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ECCS’14 will be a major international conference and event in the area of complex systems and interdisciplinary science in general. It will offer unique opportunities to study novel scientific approaches in a multitude of application areas. The conference will take place at the IMT Institute for Advanced Studies Lucca campus; all IMT structures are located in the historical center of Lucca and make up an integrated campus for advanced studies and research.
The conference will cover a broad range of subjects on all aspects of Complex Systems, as reflected by the following conference tracks: Foundations of Complex Systems Information and Communication Technologies Infrastructures, Planning and Environment Biological Complexity Language, Linguistics Cognition and Social Systems Economics and Finance
The Web is perhaps the most complex system that we know. Its massive scale, complex dynamism, open richness, and social character mean that it may be more profitable to study it using tools and concepts appropriate for understanding nervous systems, organisms, ecosystems and society, rather than approaches more traditionally employed to engineer technology. Simultaneously, the scientists trying to understand this wide array of complex natural systems may have much to gain by considering the emergingstudy of the Web.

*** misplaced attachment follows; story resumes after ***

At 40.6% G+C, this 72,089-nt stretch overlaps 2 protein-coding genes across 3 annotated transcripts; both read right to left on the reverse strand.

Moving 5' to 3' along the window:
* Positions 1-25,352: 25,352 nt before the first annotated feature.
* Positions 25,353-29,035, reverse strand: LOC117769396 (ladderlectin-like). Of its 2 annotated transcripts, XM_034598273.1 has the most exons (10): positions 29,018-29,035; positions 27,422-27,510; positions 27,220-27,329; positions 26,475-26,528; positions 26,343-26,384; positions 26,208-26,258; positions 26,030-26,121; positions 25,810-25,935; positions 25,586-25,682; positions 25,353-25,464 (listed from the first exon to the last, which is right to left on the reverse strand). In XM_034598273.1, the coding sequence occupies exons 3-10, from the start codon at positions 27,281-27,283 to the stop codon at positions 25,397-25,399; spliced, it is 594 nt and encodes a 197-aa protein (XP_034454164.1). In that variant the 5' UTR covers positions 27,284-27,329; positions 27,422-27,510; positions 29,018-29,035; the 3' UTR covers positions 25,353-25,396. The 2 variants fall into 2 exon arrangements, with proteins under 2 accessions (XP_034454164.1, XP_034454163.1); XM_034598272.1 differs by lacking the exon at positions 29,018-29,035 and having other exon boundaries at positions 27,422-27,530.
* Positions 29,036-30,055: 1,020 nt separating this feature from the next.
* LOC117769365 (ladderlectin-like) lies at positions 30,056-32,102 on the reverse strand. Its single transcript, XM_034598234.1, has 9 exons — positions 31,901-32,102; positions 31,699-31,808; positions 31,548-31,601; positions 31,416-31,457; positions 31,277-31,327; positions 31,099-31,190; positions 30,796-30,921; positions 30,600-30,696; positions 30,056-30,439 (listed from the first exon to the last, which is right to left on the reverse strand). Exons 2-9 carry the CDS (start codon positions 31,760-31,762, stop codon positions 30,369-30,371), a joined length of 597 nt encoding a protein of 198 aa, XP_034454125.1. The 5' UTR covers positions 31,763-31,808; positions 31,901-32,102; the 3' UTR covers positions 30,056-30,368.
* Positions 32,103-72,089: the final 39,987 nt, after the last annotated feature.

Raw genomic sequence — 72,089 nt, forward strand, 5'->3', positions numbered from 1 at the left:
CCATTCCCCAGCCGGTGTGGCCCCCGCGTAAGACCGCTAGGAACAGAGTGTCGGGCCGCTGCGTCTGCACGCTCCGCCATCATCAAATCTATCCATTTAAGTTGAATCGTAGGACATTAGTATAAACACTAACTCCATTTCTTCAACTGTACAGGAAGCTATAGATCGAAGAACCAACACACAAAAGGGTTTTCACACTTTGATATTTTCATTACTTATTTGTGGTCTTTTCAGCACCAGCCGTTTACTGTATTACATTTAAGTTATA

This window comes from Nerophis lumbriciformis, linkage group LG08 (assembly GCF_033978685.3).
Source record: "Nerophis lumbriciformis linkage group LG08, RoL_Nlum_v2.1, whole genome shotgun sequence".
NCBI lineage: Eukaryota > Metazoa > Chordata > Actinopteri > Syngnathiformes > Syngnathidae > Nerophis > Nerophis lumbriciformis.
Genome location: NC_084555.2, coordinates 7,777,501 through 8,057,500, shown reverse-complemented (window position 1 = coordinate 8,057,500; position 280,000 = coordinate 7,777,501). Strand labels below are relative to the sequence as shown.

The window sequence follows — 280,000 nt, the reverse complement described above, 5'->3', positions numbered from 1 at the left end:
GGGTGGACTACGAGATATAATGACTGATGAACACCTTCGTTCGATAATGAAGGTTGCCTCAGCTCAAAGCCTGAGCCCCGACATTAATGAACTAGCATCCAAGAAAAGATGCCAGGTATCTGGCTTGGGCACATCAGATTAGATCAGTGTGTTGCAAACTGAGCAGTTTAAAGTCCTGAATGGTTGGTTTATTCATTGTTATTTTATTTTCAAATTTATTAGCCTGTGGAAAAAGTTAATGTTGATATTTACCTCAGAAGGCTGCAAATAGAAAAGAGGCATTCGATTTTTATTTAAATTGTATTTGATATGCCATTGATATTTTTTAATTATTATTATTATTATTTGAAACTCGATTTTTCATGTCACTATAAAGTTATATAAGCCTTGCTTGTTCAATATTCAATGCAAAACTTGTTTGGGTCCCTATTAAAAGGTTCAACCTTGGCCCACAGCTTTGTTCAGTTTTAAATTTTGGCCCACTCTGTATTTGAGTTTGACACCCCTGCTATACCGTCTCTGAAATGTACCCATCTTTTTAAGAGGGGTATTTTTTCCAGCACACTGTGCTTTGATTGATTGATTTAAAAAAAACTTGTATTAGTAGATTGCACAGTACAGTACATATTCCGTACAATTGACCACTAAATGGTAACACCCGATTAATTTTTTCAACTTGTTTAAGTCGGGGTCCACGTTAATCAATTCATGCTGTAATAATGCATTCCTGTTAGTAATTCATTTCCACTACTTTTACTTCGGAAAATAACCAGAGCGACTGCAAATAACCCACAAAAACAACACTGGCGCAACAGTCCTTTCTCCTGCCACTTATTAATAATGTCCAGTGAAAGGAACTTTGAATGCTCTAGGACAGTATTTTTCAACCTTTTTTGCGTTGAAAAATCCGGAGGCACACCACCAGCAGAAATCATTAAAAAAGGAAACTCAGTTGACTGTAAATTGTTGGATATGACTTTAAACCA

Massive Data Flow: Understanding the Complex Dynamics of the Web Workshop at the ACM Web Science Conference 2014 (http://www.websci14.org ) 10:00 - 18:00, June 23rd, 2014 Indiana University, Bloomington
Many of China’s problems today stem from too much market and too little government. Or, to put it another way, while the government is clearly doing some things that it should not, it is also not doing some things that it should.